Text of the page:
It’s just my opinion, of course. But one shared by a growing number of Internet marketers. Yes. Google is getting too powerful.
I don’t bash Google in this way because they have built a successful search engine. That wouldn’t be fair. Any business that can offer a superior service must be applauded. Google has built its nearly 80% share of the search market because they have a very good search engine. Others might eventually be able to build a better one, but no one has yet.
But, it seems to me that Google is being “hoggish” with Internet advertising revenues. Their overtures to Yahoo are just the most recent example. As many of you know, Yahoo already has its own platform for delivering pay-per-click advertising. Google and Yahoo are now trying to get permission from the US Justice Dept. to combine their ad delivery services so that Yahoo’s customers would choose whether they want to use Google’s or Yahoo’s platform for delivering ads on Yahoo’s search network. If approved, this will almost certainly further consolidate Google’s dominance of the pay-per-click market.
But, that is not my only complaint about Google advertising. In my view, Google has set up an environment for pay-per-click advertising that takes advantage of the naiveté of many small business owners.
Google has always encouraged small businesses to create and manage their own pay-per-click campaigns. I believe that this has also encouraged inflation of the bids for ad placement.
Let me give you an example of why I say this. I recently did some research for an AdWords campaign for a client. He was selling an item that retailed for $50. The profit margin was about 50% or $25.00. In the case of this product, I would guess that no distributor would be able to net more than $25.00 on a sale. (There are some products that have widely varying prices, so the profit would also vary greatly.)
When I set up a campaign for a client, the first thing I try to determine is the top bid we could make that would be profitable. Normally I assume that if the ad text is appropriately targeted (so we don’t get a lot of unqualified leads) and the landing page is sales-worthy, we should be able to make a sale to between 8% and 10% of the people clicking thru to the site. In the example above, then, we will need between 10 and 13 visitors to make a sale. We need to make a profit and allow some room for variation on this assumption, too. So, I would say that we should be bidding no more than $1.50 per click. At that rate, we may be able to net between $2.50 and $10 on the sale. (Remember, with these assumptions, we lose money if it takes 17 visitors to make a sale.)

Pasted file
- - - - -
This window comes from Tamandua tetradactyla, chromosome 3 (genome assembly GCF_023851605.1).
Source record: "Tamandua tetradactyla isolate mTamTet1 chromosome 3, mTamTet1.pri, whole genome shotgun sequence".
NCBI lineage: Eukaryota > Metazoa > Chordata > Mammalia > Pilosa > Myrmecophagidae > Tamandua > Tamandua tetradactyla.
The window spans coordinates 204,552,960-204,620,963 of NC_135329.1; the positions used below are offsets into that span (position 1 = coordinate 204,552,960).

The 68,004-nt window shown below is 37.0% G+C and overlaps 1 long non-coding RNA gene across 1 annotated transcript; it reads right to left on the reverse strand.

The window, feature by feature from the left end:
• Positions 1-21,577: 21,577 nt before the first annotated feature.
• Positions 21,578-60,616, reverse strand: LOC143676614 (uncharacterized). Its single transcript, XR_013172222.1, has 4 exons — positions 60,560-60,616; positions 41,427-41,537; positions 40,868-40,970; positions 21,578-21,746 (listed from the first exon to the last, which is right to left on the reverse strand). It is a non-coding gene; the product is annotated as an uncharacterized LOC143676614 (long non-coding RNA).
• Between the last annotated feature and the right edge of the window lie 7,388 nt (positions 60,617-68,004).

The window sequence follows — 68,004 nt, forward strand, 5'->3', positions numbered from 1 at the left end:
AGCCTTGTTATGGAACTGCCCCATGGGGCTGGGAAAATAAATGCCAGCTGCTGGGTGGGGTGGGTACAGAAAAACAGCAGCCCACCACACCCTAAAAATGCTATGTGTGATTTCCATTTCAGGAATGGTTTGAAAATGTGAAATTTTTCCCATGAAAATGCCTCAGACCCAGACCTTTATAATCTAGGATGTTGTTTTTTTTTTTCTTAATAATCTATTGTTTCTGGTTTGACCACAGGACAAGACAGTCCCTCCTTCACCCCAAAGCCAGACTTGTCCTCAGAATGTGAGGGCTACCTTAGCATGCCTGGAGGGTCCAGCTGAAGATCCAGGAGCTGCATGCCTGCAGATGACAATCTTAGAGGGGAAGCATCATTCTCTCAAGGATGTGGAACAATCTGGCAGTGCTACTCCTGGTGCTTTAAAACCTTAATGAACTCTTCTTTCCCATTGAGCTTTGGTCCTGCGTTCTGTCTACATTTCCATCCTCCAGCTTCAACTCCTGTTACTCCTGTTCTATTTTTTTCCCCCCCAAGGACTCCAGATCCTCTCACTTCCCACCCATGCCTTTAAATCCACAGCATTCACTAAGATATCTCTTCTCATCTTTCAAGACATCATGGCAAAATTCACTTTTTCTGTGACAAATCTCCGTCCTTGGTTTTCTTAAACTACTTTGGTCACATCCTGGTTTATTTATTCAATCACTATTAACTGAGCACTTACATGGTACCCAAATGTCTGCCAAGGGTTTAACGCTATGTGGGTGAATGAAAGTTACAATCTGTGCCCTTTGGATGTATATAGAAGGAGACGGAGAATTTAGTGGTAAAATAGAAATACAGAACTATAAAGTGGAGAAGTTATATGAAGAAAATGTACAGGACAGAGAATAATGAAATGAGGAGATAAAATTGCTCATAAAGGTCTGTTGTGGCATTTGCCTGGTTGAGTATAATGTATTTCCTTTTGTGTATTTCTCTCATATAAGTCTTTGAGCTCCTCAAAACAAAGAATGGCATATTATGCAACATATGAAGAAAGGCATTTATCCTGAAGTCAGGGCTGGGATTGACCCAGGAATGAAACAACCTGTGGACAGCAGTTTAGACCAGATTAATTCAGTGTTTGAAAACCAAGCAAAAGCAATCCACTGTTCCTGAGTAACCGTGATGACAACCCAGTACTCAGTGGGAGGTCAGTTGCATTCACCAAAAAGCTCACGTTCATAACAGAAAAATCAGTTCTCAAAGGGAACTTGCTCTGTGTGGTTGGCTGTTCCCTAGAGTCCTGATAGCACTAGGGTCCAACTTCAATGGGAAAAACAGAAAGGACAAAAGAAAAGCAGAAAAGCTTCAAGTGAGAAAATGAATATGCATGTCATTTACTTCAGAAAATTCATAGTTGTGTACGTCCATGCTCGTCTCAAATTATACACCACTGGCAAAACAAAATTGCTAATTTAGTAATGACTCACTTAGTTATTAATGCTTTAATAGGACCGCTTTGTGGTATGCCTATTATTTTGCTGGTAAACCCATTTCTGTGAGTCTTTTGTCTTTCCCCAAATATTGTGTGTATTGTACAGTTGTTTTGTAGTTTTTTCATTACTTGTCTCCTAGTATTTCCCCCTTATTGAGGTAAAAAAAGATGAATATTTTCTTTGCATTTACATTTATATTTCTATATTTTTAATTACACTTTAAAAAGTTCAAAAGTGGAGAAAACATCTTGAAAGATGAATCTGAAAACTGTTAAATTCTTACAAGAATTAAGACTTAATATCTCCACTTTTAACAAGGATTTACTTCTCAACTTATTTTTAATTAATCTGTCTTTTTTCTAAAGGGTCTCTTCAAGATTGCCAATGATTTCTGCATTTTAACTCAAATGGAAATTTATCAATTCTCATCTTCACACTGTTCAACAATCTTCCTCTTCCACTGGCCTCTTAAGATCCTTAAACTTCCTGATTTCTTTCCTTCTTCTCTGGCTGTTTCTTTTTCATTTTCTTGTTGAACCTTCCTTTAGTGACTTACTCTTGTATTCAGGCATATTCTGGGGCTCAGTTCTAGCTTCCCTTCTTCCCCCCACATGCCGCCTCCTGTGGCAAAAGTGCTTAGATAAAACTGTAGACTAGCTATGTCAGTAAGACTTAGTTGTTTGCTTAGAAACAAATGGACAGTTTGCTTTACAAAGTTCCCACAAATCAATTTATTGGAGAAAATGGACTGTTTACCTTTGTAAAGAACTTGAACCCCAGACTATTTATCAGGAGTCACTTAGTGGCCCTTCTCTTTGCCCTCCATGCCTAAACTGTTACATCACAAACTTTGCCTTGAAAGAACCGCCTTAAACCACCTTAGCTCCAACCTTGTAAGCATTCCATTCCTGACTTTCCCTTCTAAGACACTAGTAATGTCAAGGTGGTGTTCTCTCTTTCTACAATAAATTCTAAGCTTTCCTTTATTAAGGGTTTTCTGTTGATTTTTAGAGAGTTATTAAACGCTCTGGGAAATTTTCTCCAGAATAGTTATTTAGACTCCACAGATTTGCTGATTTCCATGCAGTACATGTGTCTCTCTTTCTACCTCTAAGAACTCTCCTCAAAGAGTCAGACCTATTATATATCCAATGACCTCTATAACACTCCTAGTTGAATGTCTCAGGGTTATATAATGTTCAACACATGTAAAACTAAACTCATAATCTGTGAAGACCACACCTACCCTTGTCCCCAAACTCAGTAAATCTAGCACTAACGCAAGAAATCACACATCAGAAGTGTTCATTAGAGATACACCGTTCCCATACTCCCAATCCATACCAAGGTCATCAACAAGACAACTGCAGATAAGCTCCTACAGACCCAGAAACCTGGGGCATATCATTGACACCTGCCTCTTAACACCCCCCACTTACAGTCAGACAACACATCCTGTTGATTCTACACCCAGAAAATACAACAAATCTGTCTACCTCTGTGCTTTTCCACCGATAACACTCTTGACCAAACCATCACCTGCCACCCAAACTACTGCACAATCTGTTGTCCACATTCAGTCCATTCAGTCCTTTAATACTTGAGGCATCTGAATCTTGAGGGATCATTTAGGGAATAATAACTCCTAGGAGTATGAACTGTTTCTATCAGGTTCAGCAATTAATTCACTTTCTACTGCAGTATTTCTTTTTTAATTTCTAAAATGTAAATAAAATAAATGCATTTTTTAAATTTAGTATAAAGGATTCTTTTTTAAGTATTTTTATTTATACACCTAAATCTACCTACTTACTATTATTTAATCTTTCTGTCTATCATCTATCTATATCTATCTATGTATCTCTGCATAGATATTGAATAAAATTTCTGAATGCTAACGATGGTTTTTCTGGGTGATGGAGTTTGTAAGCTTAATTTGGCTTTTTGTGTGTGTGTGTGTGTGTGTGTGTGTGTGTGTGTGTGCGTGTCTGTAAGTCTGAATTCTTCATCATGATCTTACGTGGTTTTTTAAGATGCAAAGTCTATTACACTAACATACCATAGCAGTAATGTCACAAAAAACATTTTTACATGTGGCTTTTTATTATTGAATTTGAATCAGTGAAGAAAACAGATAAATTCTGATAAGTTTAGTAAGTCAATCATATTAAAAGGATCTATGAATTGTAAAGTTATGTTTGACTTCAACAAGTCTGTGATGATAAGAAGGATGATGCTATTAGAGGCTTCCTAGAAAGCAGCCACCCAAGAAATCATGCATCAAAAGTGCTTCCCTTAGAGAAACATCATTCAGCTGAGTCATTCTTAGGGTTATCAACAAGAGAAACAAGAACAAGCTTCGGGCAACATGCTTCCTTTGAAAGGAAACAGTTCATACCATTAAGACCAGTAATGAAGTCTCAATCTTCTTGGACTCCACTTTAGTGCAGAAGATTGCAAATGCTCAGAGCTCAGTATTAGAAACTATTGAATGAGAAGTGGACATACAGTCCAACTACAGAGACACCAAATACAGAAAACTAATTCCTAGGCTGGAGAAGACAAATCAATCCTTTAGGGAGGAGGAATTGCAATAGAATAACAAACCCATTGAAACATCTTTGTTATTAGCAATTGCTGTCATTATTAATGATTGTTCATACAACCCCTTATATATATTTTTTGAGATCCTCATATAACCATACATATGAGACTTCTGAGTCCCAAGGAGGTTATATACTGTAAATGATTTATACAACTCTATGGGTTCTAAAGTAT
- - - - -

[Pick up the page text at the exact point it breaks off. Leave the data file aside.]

So, where did the actual existing bids for this keyword phrase sit at Google? My research indicated that good positions were paying between $1.33 and $1.97 per click. How could the seller make money with a $1.97 bid? I don’t think they could.
A seller with a low-priced product might be able to get a higher sales ratio. But, they’d also have a smaller profit margin to work with.
So, what’s the explanation? Naivete. Many small businesses will not realize that a click-thru does not represent a sale. Eventually, they will figure out that they aren’t making money on these ads. But, until they do, their bids will inflate the bids for everyone else.
And that’s not the only way that bids get inflated. People bid on crazy words. I once saw a Google AdWords account that was bidding on the word “new.” Not “new camera” or “new computer” or “new car.” Just “new.” That means that anytime someone searched for a “new” anything, their ad would be displayed. Assuming that the profit margins for some new items would be much higher than for others, you can see how a bid like that could inflate the bids for many search phrases.
If you have an AdWords campaign that is not working for you--or you'd like to try AdWords, give me a call at either 720-341-6336 in Denver or 210-392-5649 in San Antonio. Or email me. I can help you steer clear of the beginner mistakes and make AdWords a profitable medium for your business.